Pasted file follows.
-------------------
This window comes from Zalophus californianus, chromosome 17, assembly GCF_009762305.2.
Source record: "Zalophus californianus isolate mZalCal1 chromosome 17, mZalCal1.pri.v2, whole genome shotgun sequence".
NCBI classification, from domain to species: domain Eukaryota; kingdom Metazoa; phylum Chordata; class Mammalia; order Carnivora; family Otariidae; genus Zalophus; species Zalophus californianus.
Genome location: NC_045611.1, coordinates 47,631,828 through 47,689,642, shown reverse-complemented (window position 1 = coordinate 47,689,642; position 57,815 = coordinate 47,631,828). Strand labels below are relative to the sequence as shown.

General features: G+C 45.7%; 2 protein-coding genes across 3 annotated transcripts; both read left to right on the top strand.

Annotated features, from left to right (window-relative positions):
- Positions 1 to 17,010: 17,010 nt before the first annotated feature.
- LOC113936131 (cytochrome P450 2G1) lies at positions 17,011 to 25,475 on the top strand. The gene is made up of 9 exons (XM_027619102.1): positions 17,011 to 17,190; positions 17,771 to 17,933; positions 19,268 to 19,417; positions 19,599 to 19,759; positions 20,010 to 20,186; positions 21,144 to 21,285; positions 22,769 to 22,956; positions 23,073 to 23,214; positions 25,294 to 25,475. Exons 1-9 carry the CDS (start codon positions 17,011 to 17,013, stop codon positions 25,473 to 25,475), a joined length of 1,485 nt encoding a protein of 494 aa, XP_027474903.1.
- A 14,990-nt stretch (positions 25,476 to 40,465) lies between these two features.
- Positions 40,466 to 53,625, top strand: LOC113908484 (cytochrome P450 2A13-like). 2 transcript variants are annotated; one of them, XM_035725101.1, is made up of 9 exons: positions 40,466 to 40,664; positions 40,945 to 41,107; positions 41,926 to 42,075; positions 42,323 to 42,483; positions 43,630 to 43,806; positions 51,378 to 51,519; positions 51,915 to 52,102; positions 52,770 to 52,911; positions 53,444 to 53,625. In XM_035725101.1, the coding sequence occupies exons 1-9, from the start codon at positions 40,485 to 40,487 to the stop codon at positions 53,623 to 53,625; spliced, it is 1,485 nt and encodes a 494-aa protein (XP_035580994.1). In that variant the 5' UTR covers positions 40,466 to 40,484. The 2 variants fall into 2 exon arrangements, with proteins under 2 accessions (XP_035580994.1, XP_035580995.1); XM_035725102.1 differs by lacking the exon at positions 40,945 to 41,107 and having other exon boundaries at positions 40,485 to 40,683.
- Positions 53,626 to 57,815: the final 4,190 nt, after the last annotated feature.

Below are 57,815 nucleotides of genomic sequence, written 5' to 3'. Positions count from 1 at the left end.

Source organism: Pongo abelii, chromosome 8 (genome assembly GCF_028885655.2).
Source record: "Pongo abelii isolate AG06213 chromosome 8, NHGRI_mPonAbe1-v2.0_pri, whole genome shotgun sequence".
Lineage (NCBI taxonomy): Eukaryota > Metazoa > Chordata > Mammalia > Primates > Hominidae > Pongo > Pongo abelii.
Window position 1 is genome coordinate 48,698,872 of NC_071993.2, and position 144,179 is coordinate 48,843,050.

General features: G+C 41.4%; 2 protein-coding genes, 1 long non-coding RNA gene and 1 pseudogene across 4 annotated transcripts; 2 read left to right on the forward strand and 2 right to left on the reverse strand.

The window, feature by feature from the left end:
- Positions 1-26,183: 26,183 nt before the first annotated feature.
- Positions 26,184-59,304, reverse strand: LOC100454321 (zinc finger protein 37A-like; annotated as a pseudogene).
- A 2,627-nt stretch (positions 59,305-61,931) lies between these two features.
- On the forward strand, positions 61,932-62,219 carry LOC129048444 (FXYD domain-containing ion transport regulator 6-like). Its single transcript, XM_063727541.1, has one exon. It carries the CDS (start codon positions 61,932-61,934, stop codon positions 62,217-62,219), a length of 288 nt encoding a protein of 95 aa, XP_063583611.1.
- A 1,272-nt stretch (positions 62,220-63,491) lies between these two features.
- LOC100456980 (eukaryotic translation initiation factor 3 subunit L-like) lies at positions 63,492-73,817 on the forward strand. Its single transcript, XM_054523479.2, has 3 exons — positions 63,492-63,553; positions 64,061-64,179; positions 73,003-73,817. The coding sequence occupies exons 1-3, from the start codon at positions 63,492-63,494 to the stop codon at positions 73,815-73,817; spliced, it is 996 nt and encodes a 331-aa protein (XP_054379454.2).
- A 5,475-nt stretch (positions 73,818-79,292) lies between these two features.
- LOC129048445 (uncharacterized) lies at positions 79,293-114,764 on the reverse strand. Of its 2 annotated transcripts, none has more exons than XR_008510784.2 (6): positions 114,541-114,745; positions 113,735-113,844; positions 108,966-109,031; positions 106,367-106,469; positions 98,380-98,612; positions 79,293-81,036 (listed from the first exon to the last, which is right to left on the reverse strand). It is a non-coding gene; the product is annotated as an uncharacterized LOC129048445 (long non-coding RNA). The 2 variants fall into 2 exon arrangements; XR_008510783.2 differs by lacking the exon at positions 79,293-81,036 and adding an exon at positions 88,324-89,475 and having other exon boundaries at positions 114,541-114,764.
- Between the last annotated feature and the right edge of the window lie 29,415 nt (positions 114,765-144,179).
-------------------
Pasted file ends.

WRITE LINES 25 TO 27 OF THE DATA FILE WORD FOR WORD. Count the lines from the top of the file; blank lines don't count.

- A 5,475-nt stretch (positions 73,818-79,292) lies between these two features.
- LOC129048445 (uncharacterized) lies at positions 79,293-114,764 on the reverse strand. Of its 2 annotated transcripts, none has more exons than XR_008510784.2 (6): positions 114,541-114,745; positions 113,735-113,844; positions 108,966-109,031; positions 106,367-106,469; positions 98,380-98,612; positions 79,293-81,036 (listed from the first exon to the last, which is right to left on the reverse strand). It is a non-coding gene; the product is annotated as an uncharacterized LOC129048445 (long non-coding RNA). The 2 variants fall into 2 exon arrangements; XR_008510783.2 differs by lacking the exon at positions 79,293-81,036 and adding an exon at positions 88,324-89,475 and having other exon boundaries at positions 114,541-114,764.
- Between the last annotated feature and the right edge of the window lie 29,415 nt (positions 114,765-144,179).